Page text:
Proponents of the Wisconsin bill say they are merely seeking a single camera to monitor the operating room environment.
"It's more room surveillance," Sinicki said.
While others, like Canadian surgeon Dr. Teodor Grantcharov, envision something far more sophisticated. Dr. Grantcharov developed a so-called surgical 'black box' that records every movement of a doctor's instrument helping pinpoint mistakes and improve technique. But he warns that the black box was developed to "help doctors and hospitals improve, not to serve the malpractice litigation industry."
Dr. Caprice Greenberg agrees. She runs a surgical outcomes research program at the University of Wisconsin and wants to see more video cameras in operating
"Are we going to see cameras in every operating room in America at some point?" FOX6 Investigator Bryan Polcyn asked.
"I, personally, believe yes," Dr. Greenburg replied.
But, like the Toronto surgeon who developed the black box, Dr. Greenberg says video should only be used to help doctors improve patient care. Not to threaten them with lawsuits.
"And here we're going to come in now with this bill that says in a very sort of adversarial way, 'We're going to make sure nothing happens,'" she said. "And if it happens, 'We've got you on tape!'"
Sinicki insists her bill is not aimed at generating lawsuits.
"The goal of this bill is certainly not to attack hospitals or doctors," she said.
But, it does contain a provision that would allow patients to use a recording in court.
"The video's going to be the proof," Nowakowski said.
St. Vincent Hospital has never acknowledged fault in Laura Nowakowski's death but did agree to hang a cross in her memory just outside the physician's entrance.
A statement on the hospital's website says the cross is a reminder "of the importance of following safe protocols, questioning procedures and never being afraid to speak up."
For Laura's husband, the memorial is not enough.
"You want something good to come out of something so bad," Nowakowski said.
He wants cameras in the operating room to be her legacy.
"I desperately want that day where some night I can just go outside, get down on one knee and look up to her and say, 'You just wouldn't believe the changes you made down here," Nowakowski said.
In a statement to FOX6 News, St. Vincent Hospital says it hopes the cross is a reminder that Laura Nowakowski's life will never be forgotten:
"We extend our deepest sympathies to the family of Laura Nowakowski and to all those who love and knew her. It is our hope that the cross bearing her name, which hangs prominently at HSHS St. Vincent Hospital, is a reminder to her family that her life and memory will never be forgotten. The safety of our patients is our top priority at HSHS St. Vincent Hospital, and, our patients are at the center of every decision we make. As an active member of the Wisconsin Hospital Association (WHA), HSHS St. Vincent Hospital supports WHA’s belief that cameras in operating rooms could in fact compromise patient safety by creating distraction for patient care teams. In Laura’s case, an extensive review of every detail was completed. As a result of that review, we are fully confident that a camera(s) in the operating room at any time before, during or after her treatment would not have had any impact on the outcome of her case"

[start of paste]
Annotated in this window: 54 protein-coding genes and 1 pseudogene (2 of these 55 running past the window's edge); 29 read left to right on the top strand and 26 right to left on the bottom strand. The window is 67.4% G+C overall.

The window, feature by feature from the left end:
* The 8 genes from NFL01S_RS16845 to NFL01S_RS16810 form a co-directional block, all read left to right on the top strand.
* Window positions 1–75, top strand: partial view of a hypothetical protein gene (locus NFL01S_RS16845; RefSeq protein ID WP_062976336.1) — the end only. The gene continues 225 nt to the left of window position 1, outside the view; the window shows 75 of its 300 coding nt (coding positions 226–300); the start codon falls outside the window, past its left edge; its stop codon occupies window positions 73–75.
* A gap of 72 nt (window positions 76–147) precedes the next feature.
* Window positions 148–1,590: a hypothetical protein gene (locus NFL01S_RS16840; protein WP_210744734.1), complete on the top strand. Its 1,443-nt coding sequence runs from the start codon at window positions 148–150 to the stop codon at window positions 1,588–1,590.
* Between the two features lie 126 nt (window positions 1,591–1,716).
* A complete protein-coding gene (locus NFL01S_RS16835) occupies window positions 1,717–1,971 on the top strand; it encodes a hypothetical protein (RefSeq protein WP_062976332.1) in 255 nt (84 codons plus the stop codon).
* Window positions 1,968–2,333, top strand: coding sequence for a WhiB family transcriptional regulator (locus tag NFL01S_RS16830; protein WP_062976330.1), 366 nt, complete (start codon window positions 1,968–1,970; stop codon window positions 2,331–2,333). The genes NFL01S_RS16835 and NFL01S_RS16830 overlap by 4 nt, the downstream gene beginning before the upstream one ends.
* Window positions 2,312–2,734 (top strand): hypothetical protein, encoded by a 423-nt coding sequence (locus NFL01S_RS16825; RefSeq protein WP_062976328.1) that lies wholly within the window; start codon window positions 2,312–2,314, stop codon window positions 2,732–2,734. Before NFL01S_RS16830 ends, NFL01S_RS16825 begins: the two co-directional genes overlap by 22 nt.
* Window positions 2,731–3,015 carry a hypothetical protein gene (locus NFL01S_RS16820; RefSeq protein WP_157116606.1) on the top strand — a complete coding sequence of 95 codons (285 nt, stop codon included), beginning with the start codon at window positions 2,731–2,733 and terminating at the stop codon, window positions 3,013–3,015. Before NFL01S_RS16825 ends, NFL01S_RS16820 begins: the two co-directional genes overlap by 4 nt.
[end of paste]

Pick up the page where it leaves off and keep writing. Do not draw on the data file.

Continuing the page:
--HSHS St. Vincent Hospital:
The Wisconsin Hospital Association sent this statement to FOX6:
"Wisconsin is a leader state in health care quality. The federal Agency for Healthcare Research and Quality ranked Wisconsin the #1 state in the country based on the quality of our health care, which demonstrates the commitment that the medical professionals in our state have to the safety and well-being of every patient in their care.
Now comes an ill-conceived proposal that could harm the relationship between the patient and the health care provider. Improving the quality and safety of care will hardly be furthered by this legislation, and it may, in fact, do just the opposite.
Cameras do not improve quality and patient safety in the operating room. We are disappointed with this legislation and the rationale behind its creation.”
--Ann Zenk, R.N., Wisconsin Hospital Association vice president, workforce and clinical practice
As for legislation, the bill was originally introduced back in December, but it was just assigned an official bill number on January 19th and referred to Assembly Committee on Health.
So far, the bill has six sponsors including four Democrats and two Republicans.
The Wisconsin Medical Society has already registered to lobby against it.